Godrej Industries Limited has entered into a share purchase agreement to divest its entire 43 per cent stake in Godrej Hershey Limited to its foreign partner The Hershey Company for an undisclosed amount, it disclosed to the stock exchanges.
The transaction, expected to close by the end of this month, will make the JV firm a wholly-owned subsidiary of US-based Hershey, the largest North American confectionery maker. An individual shareholder is also exiting by selling his 6 per cent stake in the transaction.
According to a Business Standard report, Hershey is buying 49 per cent it doesn’t own for Rs 200 crore and assuming debt of Rs 260 crore. This would mean the value of the company has not budged much in the past five years (more on that below).
Commenting on the transaction, Adi Godrej, chairman of the Godrej Group, said: “Over the last few years, we have been following a disciplined approach to doubling down on our core businesses to drive sustained and profitable growth. We have been making clear choices to focus on areas where we have a competitive advantage and that provide the best growth opportunities for us. Our decision to divest our stake in the Godrej Hershey joint venture is in line with this focused portfolio strategy.”
The JV operates in food and beverages space in multiple categories such as confectionery, beverages and grocery items. In its portfolio, it has brands like Hershey, Mahalacto, Nutrine, Jumpin and Sofit. For the fiscal year ended March 31, 2012, Godrej Hershey Limited had net sales of Rs 386 crore and losses of Rs 74 crore.
There were various rumours about the future of the loss making venture including Godrej buying out its foreign partner’s stake in the JV.
The JV was formed with Hershey acquiring majority stake in the food and beverage business of the Godrej Group called Godrej Beverages & Foods for Rs 238 crore ($54 million back then) in 2007. This marked the exit of financial investor IL&FS PE from the venture while the holdings of Godrej group and that of an individual investor A Mahendran shrunk.
The multi-tiered deal valued Godrej Beverages & Food at Rs 466 crore. Hershey acquired equity stake held by IL&FS PE besides the convertible preference shares held by IL&FS PE, Godrej Industries and Mahendran in addition to subscription to fresh issue of capital in the company.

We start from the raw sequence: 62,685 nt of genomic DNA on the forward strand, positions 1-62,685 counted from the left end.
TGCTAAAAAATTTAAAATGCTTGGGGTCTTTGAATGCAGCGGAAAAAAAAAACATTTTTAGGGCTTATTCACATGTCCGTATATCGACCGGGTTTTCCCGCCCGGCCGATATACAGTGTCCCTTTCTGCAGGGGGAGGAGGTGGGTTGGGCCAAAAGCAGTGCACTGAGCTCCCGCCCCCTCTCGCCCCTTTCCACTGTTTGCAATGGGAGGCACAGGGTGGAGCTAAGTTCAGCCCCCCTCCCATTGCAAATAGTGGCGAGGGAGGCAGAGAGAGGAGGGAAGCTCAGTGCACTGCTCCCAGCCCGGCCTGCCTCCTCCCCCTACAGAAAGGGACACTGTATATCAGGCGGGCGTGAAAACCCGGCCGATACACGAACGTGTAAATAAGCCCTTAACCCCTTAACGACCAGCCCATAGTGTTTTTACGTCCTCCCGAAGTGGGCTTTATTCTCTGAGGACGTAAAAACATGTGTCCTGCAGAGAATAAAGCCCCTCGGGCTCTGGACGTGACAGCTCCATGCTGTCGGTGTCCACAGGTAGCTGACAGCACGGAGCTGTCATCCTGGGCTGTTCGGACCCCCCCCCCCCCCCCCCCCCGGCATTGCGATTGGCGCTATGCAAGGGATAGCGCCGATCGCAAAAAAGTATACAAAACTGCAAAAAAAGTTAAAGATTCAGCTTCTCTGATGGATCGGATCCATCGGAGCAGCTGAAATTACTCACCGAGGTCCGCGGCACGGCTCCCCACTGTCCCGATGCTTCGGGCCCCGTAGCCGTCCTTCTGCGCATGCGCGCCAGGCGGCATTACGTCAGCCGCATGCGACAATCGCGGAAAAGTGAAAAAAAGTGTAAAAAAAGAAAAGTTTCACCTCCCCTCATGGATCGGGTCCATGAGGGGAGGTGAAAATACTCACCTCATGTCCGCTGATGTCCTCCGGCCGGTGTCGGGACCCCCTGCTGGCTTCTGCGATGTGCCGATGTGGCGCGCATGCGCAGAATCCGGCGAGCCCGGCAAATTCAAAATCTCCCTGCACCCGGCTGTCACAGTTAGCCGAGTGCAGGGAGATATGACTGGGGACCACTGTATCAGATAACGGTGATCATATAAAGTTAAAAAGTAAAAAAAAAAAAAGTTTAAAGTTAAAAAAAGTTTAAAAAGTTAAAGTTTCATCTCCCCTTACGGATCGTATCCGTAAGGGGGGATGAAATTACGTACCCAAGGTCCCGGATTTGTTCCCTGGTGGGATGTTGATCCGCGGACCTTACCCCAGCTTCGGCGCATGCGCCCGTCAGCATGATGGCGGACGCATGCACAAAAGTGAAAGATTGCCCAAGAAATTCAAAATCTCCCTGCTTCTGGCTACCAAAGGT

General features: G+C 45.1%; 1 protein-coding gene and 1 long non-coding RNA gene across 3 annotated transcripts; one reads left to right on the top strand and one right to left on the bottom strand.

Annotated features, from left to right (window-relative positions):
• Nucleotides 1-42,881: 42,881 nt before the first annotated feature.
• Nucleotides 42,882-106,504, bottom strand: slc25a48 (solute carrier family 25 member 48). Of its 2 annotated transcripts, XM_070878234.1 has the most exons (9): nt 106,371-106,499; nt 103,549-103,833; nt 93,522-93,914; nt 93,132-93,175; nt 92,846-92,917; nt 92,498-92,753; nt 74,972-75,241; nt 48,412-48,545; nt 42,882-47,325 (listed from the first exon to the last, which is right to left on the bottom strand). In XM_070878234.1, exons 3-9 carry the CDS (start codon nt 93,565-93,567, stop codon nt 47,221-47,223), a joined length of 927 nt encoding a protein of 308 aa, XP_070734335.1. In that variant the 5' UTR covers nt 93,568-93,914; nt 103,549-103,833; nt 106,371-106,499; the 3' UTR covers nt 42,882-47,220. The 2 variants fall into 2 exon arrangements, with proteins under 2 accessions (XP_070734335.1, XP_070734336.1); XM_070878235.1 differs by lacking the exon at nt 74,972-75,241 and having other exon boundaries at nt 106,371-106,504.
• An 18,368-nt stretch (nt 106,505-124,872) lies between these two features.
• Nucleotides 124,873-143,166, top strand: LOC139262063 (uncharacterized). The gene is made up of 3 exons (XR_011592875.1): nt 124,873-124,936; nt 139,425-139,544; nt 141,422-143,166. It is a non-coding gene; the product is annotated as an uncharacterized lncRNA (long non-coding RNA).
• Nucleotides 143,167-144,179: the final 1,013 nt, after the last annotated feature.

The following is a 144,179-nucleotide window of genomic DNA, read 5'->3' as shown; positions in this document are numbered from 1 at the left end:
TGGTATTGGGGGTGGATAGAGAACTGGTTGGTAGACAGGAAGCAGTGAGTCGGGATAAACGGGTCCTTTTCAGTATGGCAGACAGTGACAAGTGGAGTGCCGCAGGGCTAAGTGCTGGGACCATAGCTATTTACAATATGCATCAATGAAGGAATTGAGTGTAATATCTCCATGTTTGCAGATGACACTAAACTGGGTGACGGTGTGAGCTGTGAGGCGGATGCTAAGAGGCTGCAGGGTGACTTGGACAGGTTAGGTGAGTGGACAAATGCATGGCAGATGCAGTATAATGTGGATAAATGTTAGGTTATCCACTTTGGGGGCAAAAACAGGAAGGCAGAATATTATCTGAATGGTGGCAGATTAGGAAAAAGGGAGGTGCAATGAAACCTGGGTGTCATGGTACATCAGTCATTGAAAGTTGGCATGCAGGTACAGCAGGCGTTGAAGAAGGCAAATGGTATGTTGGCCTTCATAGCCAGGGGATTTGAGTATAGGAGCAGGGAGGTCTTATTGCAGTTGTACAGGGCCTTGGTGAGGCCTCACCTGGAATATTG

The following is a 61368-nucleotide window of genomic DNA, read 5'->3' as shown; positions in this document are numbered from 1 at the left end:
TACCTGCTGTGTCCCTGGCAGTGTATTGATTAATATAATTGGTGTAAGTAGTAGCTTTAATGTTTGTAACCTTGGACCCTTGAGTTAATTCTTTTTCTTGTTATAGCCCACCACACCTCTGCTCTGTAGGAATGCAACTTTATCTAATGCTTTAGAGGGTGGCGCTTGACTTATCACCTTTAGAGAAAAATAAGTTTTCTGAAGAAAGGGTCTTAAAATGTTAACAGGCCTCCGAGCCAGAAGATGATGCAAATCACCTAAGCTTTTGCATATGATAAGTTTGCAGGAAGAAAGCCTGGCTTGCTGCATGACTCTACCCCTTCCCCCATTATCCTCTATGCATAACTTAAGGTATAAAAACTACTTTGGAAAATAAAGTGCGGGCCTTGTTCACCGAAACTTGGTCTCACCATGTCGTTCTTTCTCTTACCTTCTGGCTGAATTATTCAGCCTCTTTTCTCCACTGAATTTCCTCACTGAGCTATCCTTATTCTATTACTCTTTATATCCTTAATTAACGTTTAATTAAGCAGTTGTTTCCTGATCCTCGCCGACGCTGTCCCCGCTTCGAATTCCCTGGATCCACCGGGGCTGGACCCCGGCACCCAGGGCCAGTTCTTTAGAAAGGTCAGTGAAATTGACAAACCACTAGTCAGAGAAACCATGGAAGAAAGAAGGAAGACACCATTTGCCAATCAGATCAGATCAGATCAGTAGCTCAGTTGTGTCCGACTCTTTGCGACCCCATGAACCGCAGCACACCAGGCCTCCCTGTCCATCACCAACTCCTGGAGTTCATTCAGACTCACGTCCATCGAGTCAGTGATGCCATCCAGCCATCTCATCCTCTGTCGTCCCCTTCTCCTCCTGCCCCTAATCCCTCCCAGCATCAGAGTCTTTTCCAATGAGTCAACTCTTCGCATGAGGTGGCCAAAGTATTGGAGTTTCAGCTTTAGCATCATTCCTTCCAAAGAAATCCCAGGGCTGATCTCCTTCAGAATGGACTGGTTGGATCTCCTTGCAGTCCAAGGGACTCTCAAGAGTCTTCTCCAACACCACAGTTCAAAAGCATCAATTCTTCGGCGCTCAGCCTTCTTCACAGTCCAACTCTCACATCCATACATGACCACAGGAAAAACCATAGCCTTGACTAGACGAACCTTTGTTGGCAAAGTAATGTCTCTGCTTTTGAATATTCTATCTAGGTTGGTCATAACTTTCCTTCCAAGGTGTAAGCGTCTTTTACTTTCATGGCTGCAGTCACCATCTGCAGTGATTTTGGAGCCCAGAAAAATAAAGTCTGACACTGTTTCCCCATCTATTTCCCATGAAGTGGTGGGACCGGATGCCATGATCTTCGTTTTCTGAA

At the same time Hershey licensed the firm some of its trademark rights for a lump sum payment of about $2 million in addition to royalty payments of 5 per cent for domestic sales and 8 per cent for exports.
Post acquisition, Hershey held 51 per cent equity while Godrej Industries retained 43 per cent stake with the remaining holding with Mahendran, a senior executive with the Godrej Group.
Godrej Beverages & Food was formed in 2006 when Godrej Industries transferred its foods division to another group company Godrej Tea. The combined entity was renamed as Godrej Beverages & Food Ltd.
The firm had a turnover of around Rs 400 crore back then (as it is five years hence) with presence in categories such as tea, edible oils, health drinks including soymilk, tomato puree, fruit drinks and bakery fats.
However, the main attraction for Hershey in the venture was the confectionery business where at one shot it became one of the key players in the domestic market. Godrej Beverages & Food had acquired Nutrine, one of the largest domestic confectionery brands, along with its assets in June 2006 in a deal worth Rs 250 crore from the South based Reddy family.
This deal brought under its fold strong confectionery sub-brands such as MahaLacto, Koko Naka, Milk Eclairs, Honey Fab, Aam Ras and Gulkand.
For Hershey, which has in the past also toyed with a possible alliance with Amul, it marked a significant entry into the Indian market. Apart from confectionery products, Hershey is engaged in product categories like baking ingredients, chocolate drink mixes, peanut butter, dessert toppings and beverages. However, it just launched one product from its global basket namely Hershey chocolate syrup
The India exposure for Hershey also came back to back with its manufacturing joint venture formed with Korean confectionery major Lotte to produce Hershey and Lotte products in China for the Chinese market. With the Godrej deal it create a significant business in two top emerging markets.
With this deal, Hershey will now be expected to be more aggressive in launching its global brands in India, thereby taking head on its international competitors such as Kraft (which now also controls Cadbury) and Nestle.